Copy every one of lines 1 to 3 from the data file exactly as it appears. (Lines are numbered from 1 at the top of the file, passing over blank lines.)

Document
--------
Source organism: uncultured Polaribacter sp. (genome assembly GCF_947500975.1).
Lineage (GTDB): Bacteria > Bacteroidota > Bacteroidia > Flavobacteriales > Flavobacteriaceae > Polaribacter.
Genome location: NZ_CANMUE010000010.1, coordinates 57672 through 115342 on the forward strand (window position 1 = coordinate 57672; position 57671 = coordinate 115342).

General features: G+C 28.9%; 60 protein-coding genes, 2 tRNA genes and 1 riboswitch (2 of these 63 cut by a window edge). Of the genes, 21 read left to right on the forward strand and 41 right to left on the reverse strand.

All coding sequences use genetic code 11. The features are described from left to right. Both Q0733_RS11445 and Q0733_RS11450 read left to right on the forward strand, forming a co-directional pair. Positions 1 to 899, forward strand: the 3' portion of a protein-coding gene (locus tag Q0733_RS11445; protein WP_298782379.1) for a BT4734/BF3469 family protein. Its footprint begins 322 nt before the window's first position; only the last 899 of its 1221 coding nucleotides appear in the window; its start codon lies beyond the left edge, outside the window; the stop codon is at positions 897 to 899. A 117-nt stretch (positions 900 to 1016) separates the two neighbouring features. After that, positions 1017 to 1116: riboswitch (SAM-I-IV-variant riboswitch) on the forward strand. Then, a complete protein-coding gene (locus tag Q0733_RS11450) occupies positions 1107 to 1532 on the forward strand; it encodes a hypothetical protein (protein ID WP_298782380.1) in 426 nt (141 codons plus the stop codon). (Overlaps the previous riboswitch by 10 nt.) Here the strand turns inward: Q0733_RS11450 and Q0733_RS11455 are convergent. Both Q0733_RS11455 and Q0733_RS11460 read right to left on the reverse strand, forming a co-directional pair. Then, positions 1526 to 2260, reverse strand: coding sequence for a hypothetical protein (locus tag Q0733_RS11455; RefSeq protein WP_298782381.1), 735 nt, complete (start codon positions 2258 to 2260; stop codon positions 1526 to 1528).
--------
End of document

Source organism: uncultured Polaribacter sp. (genome assembly GCF_947500975.1).
Lineage (GTDB): Bacteria > Bacteroidota > Bacteroidia > Flavobacteriales > Flavobacteriaceae > Polaribacter.
Genome location: NZ_CANMUE010000010.1, coordinates 57672 through 115342 on the forward strand (window position 1 = coordinate 57672; position 57671 = coordinate 115342).